For­tuna Sil­ver Mines re­launches sus­pended projects as econ­omy im­proves

Com­pany em­pha­sizes Peru­vian roots and fam­ily-run qual­i­ties to nav­i­gate the com­plex­i­ties of the Latin Amer­i­can min­ing world

Vancouver Sun - - BUSINESS BC TOP 100 - BY JOANNE LEE-YOUNG

It was a dark patch, but the hard­ships of the past year, in par­tic­u­lar the im­pact of the fi­nan­cial cri­sis, have been gen­tler than an­tic­i­pated, said Luis Dario Ganoza Du­rant, chief fi­nan­cial of­fi­cer of Van­cou­ver­based For­tuna Sil­ver Mines, which placed sec­ond on Busi­ness BC’s list of the prov­ince’s fastest-grow­ing com­pa­nies this year, up from fourth in 2008.

“We were all in cri­sis mode. Ev­ery­thing that was not an im­me­di­ate need was shut down,” Ganoza Du­rant said.

“It’s safe to say that most com­pa­nies were con­tem­plat­ing a con­tin­gency plan in terms of a po­ten­tial shut­down of op­er­a­tions. We went through all of that. You had to run those types of ex­er­cises.

“We ad­justed bud­gets both for our as­sets and the cor­po­rate bud­get to re­flect a very tough year in terms of metal prices. No one knew how long the re­cov­ery would take,” Ganoza Du­rant said.

But a few months into 2009, the road started to turn, al­low­ing the com­pany to re-ex­am­ine its tight­ened spending plan, he said. “I think that [metal] prices have re­acted much faster than every­one thought they would. That has meant that we have been able to put force back into our plans and are re­launch­ing many projects that we had put on hold. Since the end of the sec­ond quar­ter, we have been loos­en­ing up a bit on bud­gets and cap­i­tal ex­pen­di­tures.”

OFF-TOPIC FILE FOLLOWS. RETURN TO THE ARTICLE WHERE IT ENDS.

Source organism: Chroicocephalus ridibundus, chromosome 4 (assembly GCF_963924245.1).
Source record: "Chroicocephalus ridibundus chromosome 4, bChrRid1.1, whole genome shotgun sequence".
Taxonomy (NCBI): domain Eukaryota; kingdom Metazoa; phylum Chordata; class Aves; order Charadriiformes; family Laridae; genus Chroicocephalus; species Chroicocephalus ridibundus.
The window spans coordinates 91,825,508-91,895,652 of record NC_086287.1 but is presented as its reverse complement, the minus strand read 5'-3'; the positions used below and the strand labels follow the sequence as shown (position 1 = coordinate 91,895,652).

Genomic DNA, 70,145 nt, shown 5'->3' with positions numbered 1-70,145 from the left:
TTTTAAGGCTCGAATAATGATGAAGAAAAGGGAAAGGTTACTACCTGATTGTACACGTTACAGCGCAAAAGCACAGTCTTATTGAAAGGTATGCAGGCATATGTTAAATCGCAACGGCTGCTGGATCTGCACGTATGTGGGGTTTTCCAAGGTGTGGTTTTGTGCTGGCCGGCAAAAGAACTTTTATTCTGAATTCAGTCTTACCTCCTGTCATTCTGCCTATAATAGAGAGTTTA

For­tuna, which mines sil­ver and gold in Latin Amer­ica, has two main as­sets: The Cayl­loma sil­ver-zinc-lead mine in the south­ern high­lands of Are­quipa, Peru, and the San José sil­ver­gold project in Mex­ico.

The com­pany has of­ten touted its fam­ily-run roots and its na­tive in­sight for nav­i­gat­ing the Latin Amer­i­can min­ing world. Ganoza’s brother, Jorge Ganoza Du­rant, is the com­pany’s CEO and pres­i­dent, and their fa­ther, Jorge Ganoza Acairdi, is a mine chief op­er­at­ing of­fi­cer and a fourth-gen­er­a­tion Peru­vian miner.

In April of this year, this feel for the lo­cal en­vi­ron­ment — all the nu­ances and the in­vis­i­ble hoops — was tested when the San José mine was sub­jected to a twom­onth-long road block­ade.

“ We were sub­ject to a twom­onth protest that was per­pet­u­ated by peo­ple from out­side the town where the mine is lo­cated,” Ganoza Du­rant said. “ They claimed to be anti-min­ers. There were ac­cu­sa­tions of in­dus­trial con­tam­i­na­tion, which just were un­true.”

Looking ahead, Ganoza Du­rant said the com­pany hopes to re­launch so-called brown­fields ex­plo­ration (ba­si­cally search­ing around a known de­posit for fur­ther ones) in the area around its San José mine. This work was sus­pended last year at the height of the fi­nan­cial cri­sis and is slated to start again in early 2010.

IAN SMITH/VAN­COU­VER SUN

For­tuna Sil­ver Mines CFO Luis Dario Ganoza Du­rant (right) with di­rec­tor Mario Szotlen­der in Van­cou­ver last week.

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